Young advocate fighting for a more inclusive education

Young advocate fighting for a more inclusive education

More than half of Indigenous students miss at least 10 percent of the school year according to the latest update from the Australian Curriculum Assessment and Reporting Authority.

For 27 year old Darumbal and South Sea Islander, Hayley McQuire this is indicative of an education system that fails to recognise and embed Indigenous values.

“Education in Australia has historically been used as a tool of colonisation to assimilate and control Aboriginal and Torres Strait Islander People,” McQuire explains.

“In spite of tremendous progress made, this history still impacts our communities and we see it repeated in policies that tie welfare payments to school attendance, that close remote high schools, and places educational success as achieving parity with non-Indigenous Australians.”

In 2015 McQuire formed the National Indigenous Youth Education Coalition (NIYEC). The collective of Aboriginal and Torres Strait Islander young people advocate for education reform to provide a more inclusive, culturally safe learning environment. Their work is informed by drawing on the knowledge and expertise of senior Aboriginal and Torres Strait Islander professionals across a range of sectors as well as the experiences of young Indigenous people today.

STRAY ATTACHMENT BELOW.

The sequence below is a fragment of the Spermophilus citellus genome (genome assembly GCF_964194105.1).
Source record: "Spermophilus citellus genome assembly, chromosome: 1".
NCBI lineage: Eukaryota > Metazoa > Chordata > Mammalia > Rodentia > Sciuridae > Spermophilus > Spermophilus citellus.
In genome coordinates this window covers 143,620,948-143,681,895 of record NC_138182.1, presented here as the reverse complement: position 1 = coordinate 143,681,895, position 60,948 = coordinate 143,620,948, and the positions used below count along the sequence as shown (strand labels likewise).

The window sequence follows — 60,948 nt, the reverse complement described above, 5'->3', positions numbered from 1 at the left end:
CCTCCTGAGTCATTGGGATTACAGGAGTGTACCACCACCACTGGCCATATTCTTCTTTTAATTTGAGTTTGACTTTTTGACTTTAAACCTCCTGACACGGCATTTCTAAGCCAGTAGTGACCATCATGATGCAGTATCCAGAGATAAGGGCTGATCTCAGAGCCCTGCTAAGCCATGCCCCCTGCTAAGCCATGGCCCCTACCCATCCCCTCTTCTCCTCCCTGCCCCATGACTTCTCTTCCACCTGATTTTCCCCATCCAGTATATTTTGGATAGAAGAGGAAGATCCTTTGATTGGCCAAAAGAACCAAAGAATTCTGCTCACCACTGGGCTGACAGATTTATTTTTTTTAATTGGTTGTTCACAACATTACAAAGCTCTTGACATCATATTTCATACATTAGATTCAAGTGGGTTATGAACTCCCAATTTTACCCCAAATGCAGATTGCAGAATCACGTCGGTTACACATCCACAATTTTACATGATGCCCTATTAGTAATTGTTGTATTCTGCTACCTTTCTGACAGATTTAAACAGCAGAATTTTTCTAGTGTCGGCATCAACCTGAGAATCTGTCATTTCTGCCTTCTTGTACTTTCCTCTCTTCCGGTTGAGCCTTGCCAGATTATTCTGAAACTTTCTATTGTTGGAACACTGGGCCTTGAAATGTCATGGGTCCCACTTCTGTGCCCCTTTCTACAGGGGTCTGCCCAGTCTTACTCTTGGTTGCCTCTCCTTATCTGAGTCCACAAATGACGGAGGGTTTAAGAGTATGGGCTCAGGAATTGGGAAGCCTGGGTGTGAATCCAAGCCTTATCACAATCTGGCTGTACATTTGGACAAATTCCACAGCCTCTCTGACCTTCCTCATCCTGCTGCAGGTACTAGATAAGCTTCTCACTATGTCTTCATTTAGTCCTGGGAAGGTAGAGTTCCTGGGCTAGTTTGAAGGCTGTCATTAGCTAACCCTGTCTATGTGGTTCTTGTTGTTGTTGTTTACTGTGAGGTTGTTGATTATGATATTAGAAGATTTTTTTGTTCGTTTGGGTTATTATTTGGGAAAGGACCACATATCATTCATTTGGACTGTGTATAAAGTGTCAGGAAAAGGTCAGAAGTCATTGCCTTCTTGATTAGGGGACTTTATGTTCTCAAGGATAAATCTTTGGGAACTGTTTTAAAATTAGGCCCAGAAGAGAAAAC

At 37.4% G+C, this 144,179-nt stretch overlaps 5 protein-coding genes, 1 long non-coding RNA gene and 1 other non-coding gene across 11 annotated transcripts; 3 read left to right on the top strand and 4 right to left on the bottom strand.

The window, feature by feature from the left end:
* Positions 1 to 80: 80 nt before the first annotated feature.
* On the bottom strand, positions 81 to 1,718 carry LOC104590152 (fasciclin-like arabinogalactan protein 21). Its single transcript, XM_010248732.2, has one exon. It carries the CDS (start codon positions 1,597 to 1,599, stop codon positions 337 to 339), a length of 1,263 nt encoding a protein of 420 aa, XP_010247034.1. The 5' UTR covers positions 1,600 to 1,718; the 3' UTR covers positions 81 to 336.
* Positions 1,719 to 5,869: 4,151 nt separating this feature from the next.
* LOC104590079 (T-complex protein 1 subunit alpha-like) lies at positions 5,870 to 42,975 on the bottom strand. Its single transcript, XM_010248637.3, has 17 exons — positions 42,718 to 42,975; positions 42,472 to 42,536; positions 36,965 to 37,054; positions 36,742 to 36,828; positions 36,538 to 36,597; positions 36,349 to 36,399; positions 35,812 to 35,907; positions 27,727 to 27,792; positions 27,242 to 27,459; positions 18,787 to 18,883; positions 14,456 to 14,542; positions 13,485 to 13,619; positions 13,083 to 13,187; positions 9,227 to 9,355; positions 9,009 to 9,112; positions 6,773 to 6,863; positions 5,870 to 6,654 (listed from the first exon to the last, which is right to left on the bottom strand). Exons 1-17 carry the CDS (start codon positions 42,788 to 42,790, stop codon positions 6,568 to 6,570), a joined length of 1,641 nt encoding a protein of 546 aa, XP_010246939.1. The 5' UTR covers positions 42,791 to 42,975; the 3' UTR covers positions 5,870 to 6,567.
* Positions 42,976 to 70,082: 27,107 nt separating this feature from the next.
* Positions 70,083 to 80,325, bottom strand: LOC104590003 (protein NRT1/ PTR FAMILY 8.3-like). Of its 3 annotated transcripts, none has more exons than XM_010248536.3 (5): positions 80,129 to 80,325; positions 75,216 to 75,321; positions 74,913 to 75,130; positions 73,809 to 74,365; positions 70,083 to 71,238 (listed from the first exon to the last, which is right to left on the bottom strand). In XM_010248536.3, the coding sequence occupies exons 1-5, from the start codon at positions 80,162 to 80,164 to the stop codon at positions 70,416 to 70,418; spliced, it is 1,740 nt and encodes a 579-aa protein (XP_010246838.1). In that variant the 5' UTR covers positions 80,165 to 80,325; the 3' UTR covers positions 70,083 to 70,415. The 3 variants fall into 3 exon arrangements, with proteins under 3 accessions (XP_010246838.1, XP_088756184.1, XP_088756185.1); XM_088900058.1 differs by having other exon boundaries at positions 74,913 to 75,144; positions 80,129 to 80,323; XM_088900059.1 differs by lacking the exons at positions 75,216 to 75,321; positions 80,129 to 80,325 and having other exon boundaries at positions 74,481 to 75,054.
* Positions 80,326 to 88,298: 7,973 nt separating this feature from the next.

McQuire as a representative of NIYEC has been selected to participate in the Foundation for Young Australians (FYA) 2018 Young Social Pioneers (YSP) program — an immersive incubator program for small businesses and initiatives making a social impact.

NIYEC works with Aboriginal and Torres Strait Islander youth to be informed and actively involved in decisions made about their education.

“Our aim is to redefine what education looks like for Aboriginal and Torres Strait Islander people, to ensure they have access to educational opportunities that reflect us and our aspirations for self-determination. This means a school experience where Aboriginal and Torres Strait Islander people see themselves reflected, included and empowered.

“In the future we plan to run face-to-face workshops, online discussions and surveys with young Aboriginal and Torres Strait Islander people and their communities to mobilise the next generation of education advocates.”

McQuire, who has previously held roles as a member of the UN Secretary General’s Global Education First Initiative Youth Advocacy Group and UNICEF Australia Youth Ambassador was chosen from more than 400 applicants for the Young Social Pioneers program. Her key goal is to build a collective of voices across the country to stand up for Indigenous ways of teaching and learning as well as to understand how to make NIYEC sustainable in the long-term.

“I want to get it to a point where I can walk away and it will be fine without me. In 50 years I can come back as Auntie Hayley to tell stories from the old days. I’m also looking forward to connecting with experts who can support us with legal work, financial management, systems change, health and wellbeing.”

The YSP program has helped almost 250 different young people from across Australia with their ventures and ideas for the last nine years. Many former YSP participants have gone on to create significant impact in their fields including Usman Iftikhar, co-Founder of Catalysr; Vanessa Marian, director of Groove Therapy; Taj Pabari, Founder of Fiftysix Creations; and more.

The full 2018 Young Social Pioneers cohort is listed here.

ENDS

For all media queries please contact FYA Media Manager, Shona McPherson via 0407 507 580 or shona.mcpherson@fya.org.au

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